One of the first programs to result from this shift in focus was the “Peoplestown Listening Project,” an effort organized to better understand the priorities and perspectives of longtime residents, many of whom had been impacted by the haphazard neighborhood rejuvenation in the lead up to the 1996 Summer Olympics. In 2016, the organization changed its name to the Housing Justice League to reflect a greater focus on coalition and campaign building, such as #BeltLine4All, which helps residents organize against mass displacement and gentrification.
In 2017, prior to the election of Mayor Keisha Lance Bottoms, the Housing Justice League released “BeltLining: Gentrification, Broken Promises, and Hope on Atlanta's Southside.” 7 In this report, the Housing Justice League highlighted the role of the Atlanta BeltLine, a 33-mile existing and planned loop of mixed-use trail and a light rail transit system around the center of Atlanta, in contributing to the city’s rapid gentrification and ongoing displacement of long-term residents.8 The Housing Justice League conducted research with neighborhoods and communities, interviewing long-term residents about their understanding of history and sense of community, their hopes and fears for the ongoing project, and offered solutions for how the city of Atlanta could ensure more equitable outcomes for its residents.
Building on the community-generated solutions included in the 2017 report, the Housing Justice League developed the Atlanta Affordable Housing Policy package with the following policy proposals9:
- Re-define affordable – The Housing Justice League demands that the City of Atlanta no longer allow units that target “middle-income” as opposed to “low-income” households be eligible for city subsidies. They also demand an extension in the length requirement for affordable housing to a minimum of 50 years for rental units and 30 years for homeowners.
- Fill vacant housing – The Housing Justice League demands that the City of Atlanta, the largest owner of vacant properties in the city, utilize vacant properties for affordable housing development.
- Sell property to tenants – The Housing Justice League demands the City of Atlanta develop an ordinance that would require the landlords of complexes larger than five (5) units to offer their buildings for sale to a tenants’ association before selling them on the market.
- Cap the property tax rate – The Housing Justice League demands that the City of Atlanta caps the property tax rate for low and moderate-income homeowners.
- Reward landlords for affordable units – The Housing Justice League demands that the City of Atlanta reward, and incentivize, landlords who offer units at affordable rates.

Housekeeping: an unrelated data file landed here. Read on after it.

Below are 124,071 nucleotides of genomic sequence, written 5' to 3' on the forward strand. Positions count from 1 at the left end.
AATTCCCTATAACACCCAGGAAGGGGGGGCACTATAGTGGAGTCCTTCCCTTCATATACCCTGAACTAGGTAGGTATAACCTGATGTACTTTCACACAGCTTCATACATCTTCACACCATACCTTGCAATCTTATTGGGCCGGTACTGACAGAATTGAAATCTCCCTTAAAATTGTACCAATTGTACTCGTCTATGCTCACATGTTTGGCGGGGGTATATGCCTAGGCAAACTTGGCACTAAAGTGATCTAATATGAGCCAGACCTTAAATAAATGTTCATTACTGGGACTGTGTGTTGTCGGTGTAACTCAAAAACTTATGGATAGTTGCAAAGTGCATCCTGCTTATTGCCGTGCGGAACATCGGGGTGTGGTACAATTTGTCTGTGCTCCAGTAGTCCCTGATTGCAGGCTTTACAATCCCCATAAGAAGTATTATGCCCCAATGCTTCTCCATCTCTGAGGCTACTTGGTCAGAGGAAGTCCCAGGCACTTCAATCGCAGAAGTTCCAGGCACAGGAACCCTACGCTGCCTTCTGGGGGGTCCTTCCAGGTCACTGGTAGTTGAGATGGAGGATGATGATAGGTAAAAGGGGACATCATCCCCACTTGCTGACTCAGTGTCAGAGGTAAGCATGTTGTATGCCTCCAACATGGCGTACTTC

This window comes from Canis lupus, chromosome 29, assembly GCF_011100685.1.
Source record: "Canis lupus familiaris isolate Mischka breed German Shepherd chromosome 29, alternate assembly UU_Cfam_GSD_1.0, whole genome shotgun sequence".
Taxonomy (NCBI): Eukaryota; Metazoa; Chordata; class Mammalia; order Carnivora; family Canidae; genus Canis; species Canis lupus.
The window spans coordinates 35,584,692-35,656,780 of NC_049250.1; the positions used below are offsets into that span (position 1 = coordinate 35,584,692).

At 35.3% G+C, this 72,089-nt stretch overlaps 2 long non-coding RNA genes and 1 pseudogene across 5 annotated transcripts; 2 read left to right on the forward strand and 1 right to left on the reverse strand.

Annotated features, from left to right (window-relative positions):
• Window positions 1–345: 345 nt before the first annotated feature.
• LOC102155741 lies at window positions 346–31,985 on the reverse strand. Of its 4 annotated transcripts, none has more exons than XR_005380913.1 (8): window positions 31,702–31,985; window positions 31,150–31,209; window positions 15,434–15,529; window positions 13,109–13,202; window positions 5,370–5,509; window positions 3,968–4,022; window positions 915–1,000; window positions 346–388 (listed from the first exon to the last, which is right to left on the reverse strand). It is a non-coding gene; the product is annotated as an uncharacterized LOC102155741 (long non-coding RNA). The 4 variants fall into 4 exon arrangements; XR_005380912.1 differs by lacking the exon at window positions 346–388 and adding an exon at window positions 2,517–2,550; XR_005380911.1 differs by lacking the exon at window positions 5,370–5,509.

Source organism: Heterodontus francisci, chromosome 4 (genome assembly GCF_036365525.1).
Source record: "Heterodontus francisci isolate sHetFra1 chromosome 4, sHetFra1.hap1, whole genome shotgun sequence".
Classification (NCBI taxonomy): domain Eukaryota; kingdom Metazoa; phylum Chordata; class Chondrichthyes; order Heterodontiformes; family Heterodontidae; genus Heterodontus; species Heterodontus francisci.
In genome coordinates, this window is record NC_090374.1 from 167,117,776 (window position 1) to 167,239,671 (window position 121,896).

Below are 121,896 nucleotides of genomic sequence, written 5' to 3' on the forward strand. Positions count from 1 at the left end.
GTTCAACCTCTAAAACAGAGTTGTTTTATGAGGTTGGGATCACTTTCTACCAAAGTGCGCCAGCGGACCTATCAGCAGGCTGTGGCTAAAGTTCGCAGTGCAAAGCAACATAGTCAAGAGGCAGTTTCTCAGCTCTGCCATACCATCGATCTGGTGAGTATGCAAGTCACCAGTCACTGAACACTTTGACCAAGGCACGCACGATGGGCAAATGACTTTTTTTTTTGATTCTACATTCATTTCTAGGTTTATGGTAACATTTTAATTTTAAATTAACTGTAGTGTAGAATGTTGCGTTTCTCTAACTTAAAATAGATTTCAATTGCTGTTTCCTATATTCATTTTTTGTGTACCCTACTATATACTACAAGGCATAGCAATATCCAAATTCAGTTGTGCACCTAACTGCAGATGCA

- Mandate rent control – The Housing Justice League demands that the City of Atlanta create rent control measures to prevent individuals from being displaced from their homes given exponential increases in rent.
Though the City of Atlanta has not adopted all the Housing Justice League’s proposals, their community organizing has undoubtedly impacted public perception of the Atlanta BeltLine and other city development projects, the organized way in which communities are attempting to address gentrification, and the significance of affordable housing in the policy agendas of Atlanta’s mayors.
Equitable Outcomes and New Opportunities
In Atlanta and elsewhere, mixed-income housing is consistently offered as a potential solution to the dearth of affordable housing. And in instances where policy development and community planning results from co-operative community engagement, equitable outcomes are more likely.
As with other solutions meant to address largescale problems, mixed-income housing presents both challenges and new opportunities for communities. For example, mixed-income communities, particularly communities with tenant associations, will need to ensure that building plans and policies do not disproportionately impact or exclude lower-income community members. On the other hand, having greater diversity in the economic experiences of community members in the decision-making process can lead tenant associations to more creative solutions that benefit a greater percentage of residents.
Whereas single-family communities are often segregated by income, the socio-economic diversity of mixed-income communities presents an opportunity for authentic ‘knowing’ and understanding that only happens as we connect in the places where we go about the business of ‘living.’ I don’t believe that authentic experiences of diversity, experiences that encourage residents to really think about the lived experiences of another person or to interrogate their own understanding of the world, happen without intention. For that reason, social equity work, like the work uplifted by the National Civic League, is a necessary and intentional component of building and sustaining diverse, engaged communities.
Candice M. Williams is Program Director of Equity and Inclusion for the National Civic League.